is the month of hanging wreaths, tinsel and bird
feeders in Moab. And as winter closes in on the Moab
Valley, you might want to “fatten” up
your December bird feeding program with some delicious
cakes of suet.
Suet is the hard fat layer surrounding the kidneys and loins of
cattle and sheep. Rendered down, this fat is a major food source
for some bird species birds like woodpeckers, jays, nuthatches,
and chickadees because it is high-energy food.
Historically, the rendered fat or tallow from livestock was used
to make candles. Today, the wild bird feeding market uses this
fat to create suet cakes of gastronomical delight. The Wild Birds
Unlimited® stores often recommend the all-purpose cakes made
with nuts or insects to attract the insect feeders.
The cold weather decreases the insect population and makes it harder
for these birds to find food.
Serving suet is easy as loading a CD player. Feeder models range
from wooden hoppers and vinyl-coated wire cages to mesh bags and
suet logs. The typical square-caged version accepts a single cake
of suet, while the hopper can be loaded from both sides. There
are even tub-style cages that hold a large block of suet. These
are designed for very active feeders that would otherwise require
constant replenishing. Though woodpeckers may cling to the wire
cages, the Tail Prop Feeders sport a wooden extension for woodpeckers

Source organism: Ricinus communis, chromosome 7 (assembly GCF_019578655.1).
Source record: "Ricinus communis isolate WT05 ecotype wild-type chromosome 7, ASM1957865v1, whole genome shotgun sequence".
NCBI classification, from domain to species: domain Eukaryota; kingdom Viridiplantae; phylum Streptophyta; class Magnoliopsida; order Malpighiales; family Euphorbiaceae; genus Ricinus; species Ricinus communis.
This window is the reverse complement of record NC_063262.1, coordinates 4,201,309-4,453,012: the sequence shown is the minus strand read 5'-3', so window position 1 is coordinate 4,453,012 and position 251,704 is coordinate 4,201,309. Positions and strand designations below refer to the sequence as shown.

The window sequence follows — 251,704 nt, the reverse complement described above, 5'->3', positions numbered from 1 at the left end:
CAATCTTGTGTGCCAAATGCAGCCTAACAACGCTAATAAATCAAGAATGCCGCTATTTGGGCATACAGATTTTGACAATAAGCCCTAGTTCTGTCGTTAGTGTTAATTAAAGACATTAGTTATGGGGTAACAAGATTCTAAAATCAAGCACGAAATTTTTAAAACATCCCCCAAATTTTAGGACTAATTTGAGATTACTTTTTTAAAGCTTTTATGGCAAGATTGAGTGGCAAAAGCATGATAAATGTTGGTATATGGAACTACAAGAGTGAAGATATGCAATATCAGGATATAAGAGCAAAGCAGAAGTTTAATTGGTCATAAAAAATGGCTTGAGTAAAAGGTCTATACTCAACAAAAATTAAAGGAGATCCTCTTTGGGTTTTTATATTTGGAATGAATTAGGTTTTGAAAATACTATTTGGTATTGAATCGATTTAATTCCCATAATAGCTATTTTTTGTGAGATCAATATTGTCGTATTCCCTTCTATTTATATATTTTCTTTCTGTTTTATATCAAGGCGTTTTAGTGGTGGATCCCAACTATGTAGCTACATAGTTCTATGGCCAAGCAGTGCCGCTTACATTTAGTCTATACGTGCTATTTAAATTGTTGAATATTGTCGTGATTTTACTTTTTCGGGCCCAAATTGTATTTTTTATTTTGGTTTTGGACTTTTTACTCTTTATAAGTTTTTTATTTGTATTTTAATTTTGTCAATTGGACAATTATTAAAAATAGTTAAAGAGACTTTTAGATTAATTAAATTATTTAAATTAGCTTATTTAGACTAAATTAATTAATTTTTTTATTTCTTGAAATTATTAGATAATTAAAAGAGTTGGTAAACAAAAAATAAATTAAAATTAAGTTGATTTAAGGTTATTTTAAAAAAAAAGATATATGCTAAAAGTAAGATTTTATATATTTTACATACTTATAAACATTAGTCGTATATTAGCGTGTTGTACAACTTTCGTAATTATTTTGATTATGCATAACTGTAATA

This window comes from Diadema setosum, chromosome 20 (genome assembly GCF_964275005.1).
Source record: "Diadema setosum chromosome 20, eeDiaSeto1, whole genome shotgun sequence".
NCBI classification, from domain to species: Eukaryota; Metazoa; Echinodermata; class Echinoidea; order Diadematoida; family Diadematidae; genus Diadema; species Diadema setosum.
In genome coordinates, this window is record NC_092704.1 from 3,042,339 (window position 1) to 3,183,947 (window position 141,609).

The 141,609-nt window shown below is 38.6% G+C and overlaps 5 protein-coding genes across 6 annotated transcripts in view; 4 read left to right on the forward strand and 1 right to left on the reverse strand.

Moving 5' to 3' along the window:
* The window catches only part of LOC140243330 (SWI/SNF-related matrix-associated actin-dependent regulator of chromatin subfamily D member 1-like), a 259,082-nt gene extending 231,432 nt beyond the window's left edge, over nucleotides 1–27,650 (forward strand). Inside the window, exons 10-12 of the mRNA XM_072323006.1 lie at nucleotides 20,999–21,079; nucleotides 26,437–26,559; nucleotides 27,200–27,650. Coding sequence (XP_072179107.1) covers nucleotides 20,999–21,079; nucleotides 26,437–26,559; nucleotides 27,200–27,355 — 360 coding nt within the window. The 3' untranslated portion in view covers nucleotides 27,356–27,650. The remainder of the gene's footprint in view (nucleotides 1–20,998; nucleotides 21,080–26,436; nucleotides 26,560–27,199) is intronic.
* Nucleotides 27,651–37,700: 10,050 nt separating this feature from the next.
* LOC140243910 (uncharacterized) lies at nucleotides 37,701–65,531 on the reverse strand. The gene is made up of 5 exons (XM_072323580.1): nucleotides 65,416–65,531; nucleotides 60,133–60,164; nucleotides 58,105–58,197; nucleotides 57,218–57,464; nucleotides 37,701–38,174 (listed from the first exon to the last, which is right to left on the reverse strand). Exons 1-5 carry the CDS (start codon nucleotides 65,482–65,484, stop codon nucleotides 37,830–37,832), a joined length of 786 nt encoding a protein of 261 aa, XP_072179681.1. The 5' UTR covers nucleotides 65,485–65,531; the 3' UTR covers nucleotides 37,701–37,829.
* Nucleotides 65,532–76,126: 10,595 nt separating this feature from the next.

to press their tails against for better balance.
Feeders help you to learn bird identification. The birds around
your neighborhood may be attracted to the feeder thus bringing
them up close and personal. This is a great way to watch birds
from the warmth of one’s kitchen table.
If you are a “do-it-yourselfer” you could consider
making your own feeders and suet. To make a log feeder, simply
drill several 1” diameter ports in a two to three-inch diameter
log and add a cup hook for hanging. An added hole on the bottom
will attract nuthatches that can feed hanging upside down to feed.
You can also render your own suet or trimmed beef fat but remember
to cook it outside, otherwise your kitchen will smell like a greasy
spoon for weeks. Mix partially-cooled rendered fat with two tablespoons
of cornmeal, oatmeal, dried fruits, chopped nuts, or birdseed.
Pour the mixture into hard plastic sandwich containers and refrigerate
For a fun child’s project, tie a string onto the end of a
pinecone and then dip the cone repeatedly into the melted suet
mixture. When coated, roll the cone in a tray of birdseed. Tie
the pinecone to a tree limb and let your child watch to see who
comes to dinner. You can always substitute peanut butter for the
suet, and remember to hang these cones high enough to be out of
a dog’s reach. You’ll want to place the feeders near
escape cover as predatory hawks are bound to also take advantage
of these feeders.
Feeding winter birds has come a long way from tossing breadcrumbs
out the back door. Suet feeders make great, inexpensive holiday
gifts that last long after the giving – unless you have a
horde of hungry birds pecking on your feeders. But by then, you’ll
have enjoyed a parade of feathered friends to your feeders to rival
Moab’s annual Festival of Lights.
As a side note, the annual Christmas Bird Count needs feeder watchers
to record birds at their feeders. The count will be held December
17, and you may contact Rick Boretti at 259-4050 for additional